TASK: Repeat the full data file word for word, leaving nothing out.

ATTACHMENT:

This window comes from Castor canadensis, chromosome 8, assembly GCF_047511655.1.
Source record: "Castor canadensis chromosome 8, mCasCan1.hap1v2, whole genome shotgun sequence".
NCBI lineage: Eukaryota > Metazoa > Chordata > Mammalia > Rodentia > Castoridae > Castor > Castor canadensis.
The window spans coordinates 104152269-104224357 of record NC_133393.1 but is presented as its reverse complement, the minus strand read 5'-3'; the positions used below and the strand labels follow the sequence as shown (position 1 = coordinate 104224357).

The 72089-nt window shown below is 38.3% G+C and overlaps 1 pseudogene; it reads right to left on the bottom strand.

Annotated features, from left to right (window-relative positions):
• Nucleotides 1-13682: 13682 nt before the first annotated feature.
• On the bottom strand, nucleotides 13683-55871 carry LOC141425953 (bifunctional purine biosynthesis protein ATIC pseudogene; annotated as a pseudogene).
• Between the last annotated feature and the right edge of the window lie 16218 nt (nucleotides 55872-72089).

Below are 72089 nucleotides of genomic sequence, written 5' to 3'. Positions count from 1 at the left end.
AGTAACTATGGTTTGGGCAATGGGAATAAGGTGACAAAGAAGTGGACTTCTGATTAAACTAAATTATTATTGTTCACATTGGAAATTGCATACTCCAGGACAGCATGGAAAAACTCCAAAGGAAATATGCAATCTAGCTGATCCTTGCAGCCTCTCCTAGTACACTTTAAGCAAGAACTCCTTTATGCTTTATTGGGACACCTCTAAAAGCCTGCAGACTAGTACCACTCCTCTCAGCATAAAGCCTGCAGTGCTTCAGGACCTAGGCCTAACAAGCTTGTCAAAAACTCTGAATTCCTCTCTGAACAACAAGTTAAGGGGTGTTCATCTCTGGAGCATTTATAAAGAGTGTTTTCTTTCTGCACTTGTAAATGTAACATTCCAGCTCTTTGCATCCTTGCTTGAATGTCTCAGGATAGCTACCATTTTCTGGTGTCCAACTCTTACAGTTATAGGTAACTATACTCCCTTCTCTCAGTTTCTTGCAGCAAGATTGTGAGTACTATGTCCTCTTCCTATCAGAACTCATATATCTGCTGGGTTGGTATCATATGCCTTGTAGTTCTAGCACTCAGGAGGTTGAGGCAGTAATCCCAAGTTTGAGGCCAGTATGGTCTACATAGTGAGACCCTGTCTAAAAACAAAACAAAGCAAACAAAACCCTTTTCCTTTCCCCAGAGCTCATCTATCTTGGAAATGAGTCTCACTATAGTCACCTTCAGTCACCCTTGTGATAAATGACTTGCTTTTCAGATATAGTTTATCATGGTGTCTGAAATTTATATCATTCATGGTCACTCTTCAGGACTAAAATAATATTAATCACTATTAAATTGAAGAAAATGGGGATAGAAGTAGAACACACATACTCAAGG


This window comes from Castor canadensis, chromosome 8, assembly GCF_047511655.1.
Source record: "Castor canadensis chromosome 8, mCasCan1.hap1v2, whole genome shotgun sequence".
NCBI lineage: Eukaryota > Metazoa > Chordata > Mammalia > Rodentia > Castoridae > Castor > Castor canadensis.
The window spans coordinates 104152269-104224357 of record NC_133393.1 but is presented as its reverse complement, the minus strand read 5'-3'; the positions used below and the strand labels follow the sequence as shown (position 1 = coordinate 104224357).

The 72089-nt window shown below is 38.3% G+C and overlaps 1 pseudogene; it reads right to left on the bottom strand.

Annotated features, from left to right (window-relative positions):
• Nucleotides 1-13682: 13682 nt before the first annotated feature.
• On the bottom strand, nucleotides 13683-55871 carry LOC141425953 (bifunctional purine biosynthesis protein ATIC pseudogene; annotated as a pseudogene).
• Between the last annotated feature and the right edge of the window lie 16218 nt (nucleotides 55872-72089).

Below are 72089 nucleotides of genomic sequence, written 5' to 3'. Positions count from 1 at the left end.
AGTAACTATGGTTTGGGCAATGGGAATAAGGTGACAAAGAAGTGGACTTCTGATTAAACTAAATTATTATTGTTCACATTGGAAATTGCATACTCCAGGACAGCATGGAAAAACTCCAAAGGAAATATGCAATCTAGCTGATCCTTGCAGCCTCTCCTAGTACACTTTAAGCAAGAACTCCTTTATGCTTTATTGGGACACCTCTAAAAGCCTGCAGACTAGTACCACTCCTCTCAGCATAAAGCCTGCAGTGCTTCAGGACCTAGGCCTAACAAGCTTGTCAAAAACTCTGAATTCCTCTCTGAACAACAAGTTAAGGGGTGTTCATCTCTGGAGCATTTATAAAGAGTGTTTTCTTTCTGCACTTGTAAATGTAACATTCCAGCTCTTTGCATCCTTGCTTGAATGTCTCAGGATAGCTACCATTTTCTGGTGTCCAACTCTTACAGTTATAGGTAACTATACTCCCTTCTCTCAGTTTCTTGCAGCAAGATTGTGAGTACTATGTCCTCTTCCTATCAGAACTCATATATCTGCTGGGTTGGTATCATATGCCTTGTAGTTCTAGCACTCAGGAGGTTGAGGCAGTAATCCCAAGTTTGAGGCCAGTATGGTCTACATAGTGAGACCCTGTCTAAAAACAAAACAAAGCAAACAAAACCCTTTTCCTTTCCCCAGAGCTCATCTATCTTGGAAATGAGTCTCACTATAGTCACCTTCAGTCACCCTTGTGATAAATGACTTGCTTTTCAGATATAGTTTATCATGGTGTCTGAAATTTATATCATTCATGGTCACTCTTCAGGACTAAAATAATATTAATCACTATTAAATTGAAGAAAATGGGGATAGAAGTAGAACACACATACTCAAGG